Essay about ebonics

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Ebonics means 'black speech' (a blend of the words ebony 'black' and phonics 'sounds'). The phrase was created in 1973 by a group of black scholars who disliked the negative connotations of terms like 'Nonstandard Negro English' that had been coined in the 1960s when the first modern large-scale linguistic studies of African American speech communities began. However, the term Ebonics never caught on amongst linguists, much less among the general public. That all changed with the 'Ebonics' controversy of December 1996 when the Oakland (CA) School Board recognized it as the 'primary' language of its majority African American students and resolved to take it into account in teaching them standard or academic English.
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Many people view Ebonics as a symbol of inadequate education or complexity. Ebonics includes non-slang words like ashy (referring to the appearance of dry skin, especially in winter), which have been around for a while, and are used by people of all age groups.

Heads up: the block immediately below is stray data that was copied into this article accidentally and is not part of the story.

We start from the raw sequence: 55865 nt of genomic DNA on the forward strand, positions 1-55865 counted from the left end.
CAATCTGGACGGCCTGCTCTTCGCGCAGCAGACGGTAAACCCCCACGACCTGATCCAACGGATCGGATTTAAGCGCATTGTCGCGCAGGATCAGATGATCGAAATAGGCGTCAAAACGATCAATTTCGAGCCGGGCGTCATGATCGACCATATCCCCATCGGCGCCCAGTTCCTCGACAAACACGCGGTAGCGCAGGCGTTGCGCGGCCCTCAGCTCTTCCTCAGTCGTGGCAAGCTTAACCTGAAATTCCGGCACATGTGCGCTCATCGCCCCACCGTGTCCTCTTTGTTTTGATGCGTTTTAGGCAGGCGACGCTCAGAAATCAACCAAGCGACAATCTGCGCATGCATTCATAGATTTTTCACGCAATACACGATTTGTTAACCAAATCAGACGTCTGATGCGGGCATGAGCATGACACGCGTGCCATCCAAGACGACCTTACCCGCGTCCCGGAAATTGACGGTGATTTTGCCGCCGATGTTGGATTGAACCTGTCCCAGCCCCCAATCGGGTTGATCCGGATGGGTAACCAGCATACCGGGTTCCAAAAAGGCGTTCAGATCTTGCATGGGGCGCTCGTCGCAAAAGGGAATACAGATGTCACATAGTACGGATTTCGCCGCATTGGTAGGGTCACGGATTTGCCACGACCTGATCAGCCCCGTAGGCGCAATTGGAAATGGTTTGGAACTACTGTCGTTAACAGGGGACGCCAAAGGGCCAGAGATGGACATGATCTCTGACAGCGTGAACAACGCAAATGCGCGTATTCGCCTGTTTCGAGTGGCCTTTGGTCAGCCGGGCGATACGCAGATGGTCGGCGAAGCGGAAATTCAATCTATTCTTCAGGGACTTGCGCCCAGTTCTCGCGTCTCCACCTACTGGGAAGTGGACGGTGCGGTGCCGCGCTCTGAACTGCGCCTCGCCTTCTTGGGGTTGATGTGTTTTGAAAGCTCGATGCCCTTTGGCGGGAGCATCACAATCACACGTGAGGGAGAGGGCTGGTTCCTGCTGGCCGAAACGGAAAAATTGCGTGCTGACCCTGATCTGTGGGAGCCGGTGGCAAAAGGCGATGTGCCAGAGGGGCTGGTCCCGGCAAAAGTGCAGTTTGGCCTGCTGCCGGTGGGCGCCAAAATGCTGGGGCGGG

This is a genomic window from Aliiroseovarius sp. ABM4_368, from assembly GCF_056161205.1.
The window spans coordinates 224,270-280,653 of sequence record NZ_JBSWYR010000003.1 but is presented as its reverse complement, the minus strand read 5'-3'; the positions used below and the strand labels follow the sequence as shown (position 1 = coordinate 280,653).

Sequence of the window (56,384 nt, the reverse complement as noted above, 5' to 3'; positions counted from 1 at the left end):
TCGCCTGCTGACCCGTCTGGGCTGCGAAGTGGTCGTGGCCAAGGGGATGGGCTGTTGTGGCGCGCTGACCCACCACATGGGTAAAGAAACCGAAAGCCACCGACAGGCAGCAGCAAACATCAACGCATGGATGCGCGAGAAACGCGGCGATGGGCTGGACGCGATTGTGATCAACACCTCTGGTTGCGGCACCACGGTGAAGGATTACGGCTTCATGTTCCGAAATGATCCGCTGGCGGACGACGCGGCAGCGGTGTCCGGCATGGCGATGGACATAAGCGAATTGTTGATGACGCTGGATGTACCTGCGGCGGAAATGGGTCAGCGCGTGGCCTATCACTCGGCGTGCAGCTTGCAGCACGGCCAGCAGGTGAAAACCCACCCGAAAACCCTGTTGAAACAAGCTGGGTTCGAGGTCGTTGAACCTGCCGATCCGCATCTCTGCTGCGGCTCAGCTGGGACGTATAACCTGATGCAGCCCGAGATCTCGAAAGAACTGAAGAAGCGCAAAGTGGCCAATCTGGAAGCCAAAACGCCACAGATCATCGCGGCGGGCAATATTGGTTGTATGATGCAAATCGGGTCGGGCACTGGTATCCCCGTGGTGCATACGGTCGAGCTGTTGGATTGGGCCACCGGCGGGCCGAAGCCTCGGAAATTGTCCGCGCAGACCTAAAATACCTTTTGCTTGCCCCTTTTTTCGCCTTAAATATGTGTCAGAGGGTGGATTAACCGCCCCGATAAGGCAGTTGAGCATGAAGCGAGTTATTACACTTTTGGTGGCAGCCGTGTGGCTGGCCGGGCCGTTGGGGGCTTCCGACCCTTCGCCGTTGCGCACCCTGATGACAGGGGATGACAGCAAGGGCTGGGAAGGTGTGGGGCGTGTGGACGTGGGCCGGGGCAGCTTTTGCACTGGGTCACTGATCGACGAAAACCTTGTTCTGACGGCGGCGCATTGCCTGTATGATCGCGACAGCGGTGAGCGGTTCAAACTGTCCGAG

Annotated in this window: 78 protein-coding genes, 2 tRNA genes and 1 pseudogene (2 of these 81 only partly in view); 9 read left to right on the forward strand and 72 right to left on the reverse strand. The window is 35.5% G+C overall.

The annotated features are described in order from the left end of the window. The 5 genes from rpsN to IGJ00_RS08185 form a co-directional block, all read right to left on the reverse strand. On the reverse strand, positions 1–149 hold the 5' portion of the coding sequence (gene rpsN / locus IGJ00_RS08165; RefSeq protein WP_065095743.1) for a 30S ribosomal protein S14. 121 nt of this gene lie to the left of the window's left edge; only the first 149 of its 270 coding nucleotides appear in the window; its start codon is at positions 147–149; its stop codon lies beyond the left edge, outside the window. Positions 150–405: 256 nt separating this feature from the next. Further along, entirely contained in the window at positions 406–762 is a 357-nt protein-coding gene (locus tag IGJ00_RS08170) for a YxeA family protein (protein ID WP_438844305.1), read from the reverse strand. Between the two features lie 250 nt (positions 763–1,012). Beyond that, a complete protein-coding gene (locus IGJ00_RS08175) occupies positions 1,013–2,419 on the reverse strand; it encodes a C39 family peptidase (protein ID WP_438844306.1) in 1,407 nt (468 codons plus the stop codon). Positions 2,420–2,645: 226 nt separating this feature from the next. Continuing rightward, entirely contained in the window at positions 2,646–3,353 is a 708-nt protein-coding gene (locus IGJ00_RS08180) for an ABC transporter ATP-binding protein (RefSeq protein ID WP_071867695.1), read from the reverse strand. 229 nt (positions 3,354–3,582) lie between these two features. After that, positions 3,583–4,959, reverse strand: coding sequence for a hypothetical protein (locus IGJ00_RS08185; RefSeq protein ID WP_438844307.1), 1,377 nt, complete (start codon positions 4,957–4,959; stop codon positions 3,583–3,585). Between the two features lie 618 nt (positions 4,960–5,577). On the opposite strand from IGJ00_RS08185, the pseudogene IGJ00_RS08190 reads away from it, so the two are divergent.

One-reason linguists don't use the term "Ebonics" very freely is that it is very unclear, and such questions are hard to answer. Generally we use the term "African American Vernacular English", or AAVE. Linguists know very well that there are African Americans who cannot speak this language with fluency; that there are some non-African Americans who can; and that almost all African Americans have some control of other forms of English, including Standard American English. A large number of African American adults are absolutely fine with both AAVE and Standard American English, and are competent at using it in the suitable situations.
The history of AAVE and its genetic affiliation, by which we mean what language varieties it is related to, are also a matter of controversy. Some scholars contend that AAVE developed out of the contact between speakers of West African languages and speakers of vernacular English varieties. According to such a view, West Africans learnt English on plantations in the southern Coastal States (Georgia, South Carolina, etc.) from a very small number of native speakers (the indentured laborers).
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